Democratic Sens. Christopher Dodd of Connecticut and Byron Dorgan of North Dakota won't seek re-election this fall, party officials say, bringing to four the number of open Senate seats Democrats must defend to protect their majority.
Adding to the party's woes: officials said Colorado Gov. Bill Ritter planned to announce Wednesday that he won't run for a second term in November, according to two Democrats with knowledge of Ritter's decision.
The moves come at the start of an election year that's shaping up to be challenging one for lawmakers of all political stripes, and particularly for Democrats. Anti-incumbent sentiment is rippling through the electorate, a majority of the country says it' on the wrong track, and the party in power typically gets blamed for the nation's troubles.
Dodd, 66, a five-term senator whose popularity in Connecticut has tumbled since his failed 2008 presidential bid and who has faced criticism over allegations he got a favorable deal on a mortgage, was expected to disclose his decision Wednesday, according to two Democratic officials with knowledge of his plans. They spoke only on condition of anonymity ahead of Dodd's announcement.
Dorgan, a moderate who was first elected to the Senate in 1992 after serving a dozen years in the House, said Tuesday he reached the decision after discussing his future with family over the holidays. Dorgan, 67, said: "Although I still have a passion for public service and enjoy my work in the Senate, I have other interests and I have other things I would like to pursue outside of public life."
Democrats face a challenging environment as they seek to maintain their advantage in the Senate, where they hold an effective 60-40 majority, including two independents who align themselves with Democrats. That's just enough to break Republican filibusters if all 60 stick together.
The decisions by Dodd and Dorgan mean Democrats now will have to defend open seats in four states. The others are Delaware and Illinois, where Sens. Ted Kaufman, who has Vice President Joe Biden's old seat, and Roland Burris, who has President Barack Obama's old seat, aren't running for full terms.
Republicans, for their part, are defending six open seats, in Ohio, Florida, Missouri, New Hampshire, Kentucky and Kansas.
Dodd is chairman of Senate Banking Committee, which was at the center of efforts to deal with the economic meltdown. And he has played a prominent role in the debate over overhauling health care, taking over for his friend Sen. Ted Kennedy during his illness and then death. Given Dodd's bad poll standing, other Democrats have gone out of their way to give him the spotlight in hopes he could recover before November.
He ran for president in 2008, moving his family to Iowa for weeks before the caucuses and angering Connecticut constituents. He dropped out after a poor showing in Iowa. Since then, his popularity continued to drop in Connecticut as he faced inquires into a Countrywide mortgage loan.
With the embattled Dodd stepping aside, Democrats can now try to recruit a more popular candidate to run in Democratic-leaning state, bolstering the prospects of thwarting a Republican victory.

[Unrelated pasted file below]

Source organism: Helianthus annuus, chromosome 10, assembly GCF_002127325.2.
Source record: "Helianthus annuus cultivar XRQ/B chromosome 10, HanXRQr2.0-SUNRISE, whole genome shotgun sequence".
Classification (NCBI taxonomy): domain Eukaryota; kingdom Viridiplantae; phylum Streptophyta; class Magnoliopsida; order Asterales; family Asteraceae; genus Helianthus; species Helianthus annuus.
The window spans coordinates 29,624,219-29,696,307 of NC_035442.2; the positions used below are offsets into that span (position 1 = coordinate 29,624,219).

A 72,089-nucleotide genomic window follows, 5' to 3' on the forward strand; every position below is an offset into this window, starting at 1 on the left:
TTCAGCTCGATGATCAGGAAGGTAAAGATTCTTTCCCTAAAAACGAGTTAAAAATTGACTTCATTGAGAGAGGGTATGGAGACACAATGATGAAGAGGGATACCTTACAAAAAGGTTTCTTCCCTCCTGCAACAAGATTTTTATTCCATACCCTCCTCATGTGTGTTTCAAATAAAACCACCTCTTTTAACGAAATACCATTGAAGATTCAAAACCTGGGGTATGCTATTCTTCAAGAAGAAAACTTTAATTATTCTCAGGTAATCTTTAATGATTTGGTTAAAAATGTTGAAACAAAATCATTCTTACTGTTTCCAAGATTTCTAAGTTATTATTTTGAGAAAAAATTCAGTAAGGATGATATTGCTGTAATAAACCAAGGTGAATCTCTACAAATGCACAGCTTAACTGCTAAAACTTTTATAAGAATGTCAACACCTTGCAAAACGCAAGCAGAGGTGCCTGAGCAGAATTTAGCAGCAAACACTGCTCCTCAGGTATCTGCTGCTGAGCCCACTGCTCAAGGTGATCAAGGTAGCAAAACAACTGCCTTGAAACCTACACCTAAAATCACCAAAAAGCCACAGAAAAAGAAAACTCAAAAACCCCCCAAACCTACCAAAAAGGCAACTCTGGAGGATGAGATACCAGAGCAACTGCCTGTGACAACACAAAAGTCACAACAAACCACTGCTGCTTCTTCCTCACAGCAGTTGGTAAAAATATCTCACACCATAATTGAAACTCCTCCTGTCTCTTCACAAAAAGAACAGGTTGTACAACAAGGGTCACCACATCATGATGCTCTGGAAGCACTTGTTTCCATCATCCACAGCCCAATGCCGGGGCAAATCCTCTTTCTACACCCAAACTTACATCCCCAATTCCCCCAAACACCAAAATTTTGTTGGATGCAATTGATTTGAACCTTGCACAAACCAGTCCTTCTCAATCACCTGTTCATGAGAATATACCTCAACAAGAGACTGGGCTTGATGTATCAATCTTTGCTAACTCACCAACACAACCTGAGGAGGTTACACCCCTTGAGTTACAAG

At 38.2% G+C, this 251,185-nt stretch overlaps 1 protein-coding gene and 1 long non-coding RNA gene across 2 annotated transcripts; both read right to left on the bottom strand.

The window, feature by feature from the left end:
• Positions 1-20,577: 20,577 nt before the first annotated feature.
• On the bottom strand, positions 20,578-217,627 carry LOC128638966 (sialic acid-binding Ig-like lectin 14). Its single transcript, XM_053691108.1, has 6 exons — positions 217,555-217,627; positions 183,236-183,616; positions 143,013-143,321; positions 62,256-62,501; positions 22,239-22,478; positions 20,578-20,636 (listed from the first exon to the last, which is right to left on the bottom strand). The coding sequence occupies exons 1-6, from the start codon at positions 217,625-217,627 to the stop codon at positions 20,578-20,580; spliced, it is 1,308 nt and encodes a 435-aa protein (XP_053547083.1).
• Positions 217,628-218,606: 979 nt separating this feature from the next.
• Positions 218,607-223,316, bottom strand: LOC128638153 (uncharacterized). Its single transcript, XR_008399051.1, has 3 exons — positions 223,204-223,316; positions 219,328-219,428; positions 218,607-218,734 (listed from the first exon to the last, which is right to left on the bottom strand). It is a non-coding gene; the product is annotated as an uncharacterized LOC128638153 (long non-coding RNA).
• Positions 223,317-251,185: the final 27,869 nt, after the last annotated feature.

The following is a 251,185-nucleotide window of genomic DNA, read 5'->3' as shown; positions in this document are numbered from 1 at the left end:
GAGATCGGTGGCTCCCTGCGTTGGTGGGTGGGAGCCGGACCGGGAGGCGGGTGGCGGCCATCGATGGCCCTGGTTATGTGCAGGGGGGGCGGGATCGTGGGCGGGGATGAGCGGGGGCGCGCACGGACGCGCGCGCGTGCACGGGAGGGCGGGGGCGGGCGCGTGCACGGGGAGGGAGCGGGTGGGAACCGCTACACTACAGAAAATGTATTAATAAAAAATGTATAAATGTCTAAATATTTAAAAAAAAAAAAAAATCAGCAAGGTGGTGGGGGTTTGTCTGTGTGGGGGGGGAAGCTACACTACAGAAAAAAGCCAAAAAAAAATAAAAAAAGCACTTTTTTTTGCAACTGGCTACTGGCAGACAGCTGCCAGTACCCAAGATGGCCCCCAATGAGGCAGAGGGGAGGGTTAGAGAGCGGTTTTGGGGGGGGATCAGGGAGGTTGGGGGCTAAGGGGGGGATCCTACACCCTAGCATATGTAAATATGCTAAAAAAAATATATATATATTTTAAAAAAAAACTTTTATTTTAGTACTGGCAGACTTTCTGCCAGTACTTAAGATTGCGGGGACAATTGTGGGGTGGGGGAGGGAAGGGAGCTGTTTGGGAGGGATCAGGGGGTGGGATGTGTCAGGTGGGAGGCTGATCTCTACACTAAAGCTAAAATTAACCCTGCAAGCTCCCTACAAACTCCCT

Dorgan's decision, on the other hand, cuts the other way and stunned members of his party.
Democrats were confident heading into the new year that Dorgan, a moderate Democrat in a Republican-leaning state, would run for re-election even as rumors intensified that Republican Gov. John Hoeven would challenge him in November. Early polling showed Dorgan trailing Hoeven in a hypothetical contest, and Democrats expected a competitive race if the matchup materialized.
Hoeven has not announced a candidacy but he told The Associated Press on Tuesday that he was "very seriously" considering a Senate race.
Democrats quickly started recruiting a candidate to run in Dorgan's place. Democratic Rep. Earl Pomeroy, who was first elected to the House in 1992, could be interested in seeking the Senate seat, along with Heidi Heitkamp, a former state attorney general and tax commissioner who was defeated by Hoeven in the 2000 gubernatorial race.
In a statement, Pomeroy praised Dorgan's long service to North Dakota and the nation.
Obama also praised Dorgan, citing his work on energy issues and for supporting farmers and the state's Indians, and for "standing with North Dakota's families through difficult economic times."
Dorgan is chairman of the Senate Indian Affairs Committee and leads his party's policy committee as a member of the Senate Democratic leadership team. He has been advocate for farmers and ranchers in his home state and secured funding for renewable energy sources such as wind, solar and biofuels.
His decision could have ramifications for one of Obama's top priorities, climate and energy legislation. With no re-election race and nothing to lose, Dorgan could be even more of a wild card on the issue than he already has been.
Representing a large oil and coal-producing state, Dorgan opposes the bill backed by the White House and Democratic leaders that would put a limit on heat-trapping pollution and would allow companies to swap valuable emissions permits. Dorgan instead has pushed an energy bill that would boost renewable energy production and oil drilling and wait to tackle global warming pollution.
In Colorado, potential Democratic candidates for governor include Denver Mayor John Hickenlooper and Andrew Romanoff, a former state legislator who is challenging Democratic Sen. Michael Bennet for the party's nomination for the Senate.
Two Republicans are seeking the GOP nomination: former Rep. Scott McInnis and businessman Dan Maes.
Associated Press writers David Espo and Dina Cappiello in Washington, and Dale Wetzel in Bismarck, N.D., contributed to this report.